This article throws light upon the four types of crossing of a cheque. The types are: 1. Cheques Crossed Generally 2. Crossing after Issue 3. Antedated Cheque 4. Post Dated Cheque.

Type # 1. Cheques Crossed Generally:

The cheque bearing across its face an addition of the words ‘and company’ or any abbreviations thereof between two parallel transverse lines, with or without the words ‘not negotiable’; or two parallel transverse lines simply, with or without the WORDS ‘not negotiable’.

Type # 2. Crossing after Issue:

1. Where a cheque is uncrossed, the holder may cross it generally or specially.

2. Where a cheque is crossed generally, the holder may cross it specially.


3. Where a cheque is crossed generally or specially, the holder may add the words ‘not negotiable’.

4. Where a cheque is crossed specially, the banker to whom it is crossed may again cross it specially, to another banker, his agent, for collection.

A crossed cheque must be collected through a banking account and cannot be encashed across a counter. The crossing therefore constitutes a protection for the drawer, who should always cross cheques which he is intending to send through the post, as a precaution against the cheques falling into wrong hands.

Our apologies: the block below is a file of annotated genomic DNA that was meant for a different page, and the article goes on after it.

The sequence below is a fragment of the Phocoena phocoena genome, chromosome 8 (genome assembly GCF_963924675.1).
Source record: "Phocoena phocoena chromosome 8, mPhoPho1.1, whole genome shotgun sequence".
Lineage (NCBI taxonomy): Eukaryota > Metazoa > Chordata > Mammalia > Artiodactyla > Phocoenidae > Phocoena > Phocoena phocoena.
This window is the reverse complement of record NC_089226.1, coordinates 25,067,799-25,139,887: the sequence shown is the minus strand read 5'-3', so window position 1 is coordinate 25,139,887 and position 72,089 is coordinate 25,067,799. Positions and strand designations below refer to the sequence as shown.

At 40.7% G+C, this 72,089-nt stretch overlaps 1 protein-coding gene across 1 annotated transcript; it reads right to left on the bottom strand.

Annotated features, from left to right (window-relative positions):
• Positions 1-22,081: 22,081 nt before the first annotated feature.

Type # 3. Antedated Cheque:

A bill of exchange is not invalid by reason only of the fact that it is antedated. However a banker receiving a cheque antedated by six months or more for payment would regard it as STALE CHEQUE, and would return it unpaid unless he could get the confirmation of the drawer to pay it. (A cheque old than a period of six months can be misused as such it is extra precautions taken by the bankers)

Type # 4. Post Dated Cheque:


A postdate cheque is the one after the day of issue. On cheques postdating may be the intention of the drawer in isolated cases, but if it happens frequently it is a sign of financial weakness on the customer’s part. Banks are bound to respect the drawer’s instruction not to pay a post-dated cheque until the due date. Postdating of cheques holds many risks for the banker.

If the banker pays the cheque without noticing the postdating, he runs the following risks:

(1) The customer may stop payment before the due date, or

(2) Notice of his death or mental illness may be received. There are a number of possibilities connected with bankruptcy Etc.



Any cutting or alteration made on a cheque should by authenticated before issuing the same otherwise there is every likelihood that cheque may not be honored. Recently the reserve bank of India has banned to honour any cheque with cuttings whether or not authenticated.

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